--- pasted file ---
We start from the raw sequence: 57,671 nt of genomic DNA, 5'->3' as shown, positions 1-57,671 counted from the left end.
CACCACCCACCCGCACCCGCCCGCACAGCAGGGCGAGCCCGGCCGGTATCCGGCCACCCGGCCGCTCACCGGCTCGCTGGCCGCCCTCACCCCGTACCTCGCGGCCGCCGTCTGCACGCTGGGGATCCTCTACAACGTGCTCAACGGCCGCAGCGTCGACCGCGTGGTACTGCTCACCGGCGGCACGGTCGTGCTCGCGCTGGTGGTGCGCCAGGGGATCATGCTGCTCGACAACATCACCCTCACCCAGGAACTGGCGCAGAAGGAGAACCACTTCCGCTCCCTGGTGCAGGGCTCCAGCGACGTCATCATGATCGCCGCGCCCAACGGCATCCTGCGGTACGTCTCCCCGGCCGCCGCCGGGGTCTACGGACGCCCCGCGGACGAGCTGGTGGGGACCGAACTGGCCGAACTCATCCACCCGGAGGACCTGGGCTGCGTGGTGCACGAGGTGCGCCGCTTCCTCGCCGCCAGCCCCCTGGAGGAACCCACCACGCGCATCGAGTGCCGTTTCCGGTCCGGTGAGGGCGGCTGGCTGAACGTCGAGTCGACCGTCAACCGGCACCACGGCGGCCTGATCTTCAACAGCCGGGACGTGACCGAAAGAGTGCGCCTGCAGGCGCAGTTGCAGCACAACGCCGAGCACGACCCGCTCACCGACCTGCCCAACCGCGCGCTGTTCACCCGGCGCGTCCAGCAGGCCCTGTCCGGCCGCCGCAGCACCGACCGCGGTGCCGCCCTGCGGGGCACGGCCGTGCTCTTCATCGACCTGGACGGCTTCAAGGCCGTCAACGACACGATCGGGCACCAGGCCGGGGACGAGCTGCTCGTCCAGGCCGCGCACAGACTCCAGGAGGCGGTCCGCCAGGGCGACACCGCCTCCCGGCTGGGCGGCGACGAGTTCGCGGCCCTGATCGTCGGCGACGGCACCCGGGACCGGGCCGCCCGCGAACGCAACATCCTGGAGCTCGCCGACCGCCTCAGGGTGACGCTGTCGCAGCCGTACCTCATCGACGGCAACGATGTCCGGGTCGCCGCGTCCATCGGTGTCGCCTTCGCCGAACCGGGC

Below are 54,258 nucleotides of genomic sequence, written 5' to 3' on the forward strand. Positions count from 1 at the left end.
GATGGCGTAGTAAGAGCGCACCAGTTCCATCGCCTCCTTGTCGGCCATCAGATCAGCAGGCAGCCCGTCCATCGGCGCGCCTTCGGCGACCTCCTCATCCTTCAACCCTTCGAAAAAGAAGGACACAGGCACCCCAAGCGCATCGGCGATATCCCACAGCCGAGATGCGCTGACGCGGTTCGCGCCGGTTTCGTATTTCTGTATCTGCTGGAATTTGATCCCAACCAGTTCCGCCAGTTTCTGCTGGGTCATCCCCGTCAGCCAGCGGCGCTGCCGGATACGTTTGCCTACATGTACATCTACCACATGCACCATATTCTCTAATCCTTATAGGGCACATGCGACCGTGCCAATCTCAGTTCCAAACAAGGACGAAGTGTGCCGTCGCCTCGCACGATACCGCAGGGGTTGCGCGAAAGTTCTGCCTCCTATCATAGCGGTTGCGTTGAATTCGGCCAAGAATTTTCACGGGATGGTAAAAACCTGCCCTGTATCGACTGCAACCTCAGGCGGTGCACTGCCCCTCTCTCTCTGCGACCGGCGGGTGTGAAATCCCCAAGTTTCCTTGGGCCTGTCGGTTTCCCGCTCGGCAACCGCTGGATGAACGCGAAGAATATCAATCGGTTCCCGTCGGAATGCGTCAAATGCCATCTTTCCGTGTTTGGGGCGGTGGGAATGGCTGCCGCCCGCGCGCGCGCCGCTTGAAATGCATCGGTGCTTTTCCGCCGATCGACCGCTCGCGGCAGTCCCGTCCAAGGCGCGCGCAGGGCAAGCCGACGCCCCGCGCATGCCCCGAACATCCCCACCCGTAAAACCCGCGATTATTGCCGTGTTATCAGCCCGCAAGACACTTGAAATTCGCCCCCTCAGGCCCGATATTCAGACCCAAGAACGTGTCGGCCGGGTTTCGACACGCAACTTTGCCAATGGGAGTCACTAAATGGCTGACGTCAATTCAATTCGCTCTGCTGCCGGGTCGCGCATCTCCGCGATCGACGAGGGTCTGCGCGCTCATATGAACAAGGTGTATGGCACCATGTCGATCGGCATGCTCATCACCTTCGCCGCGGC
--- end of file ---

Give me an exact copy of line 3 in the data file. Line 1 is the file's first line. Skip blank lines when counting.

Below are 54,258 nucleotides of genomic sequence, written 5' to 3' on the forward strand. Positions count from 1 at the left end.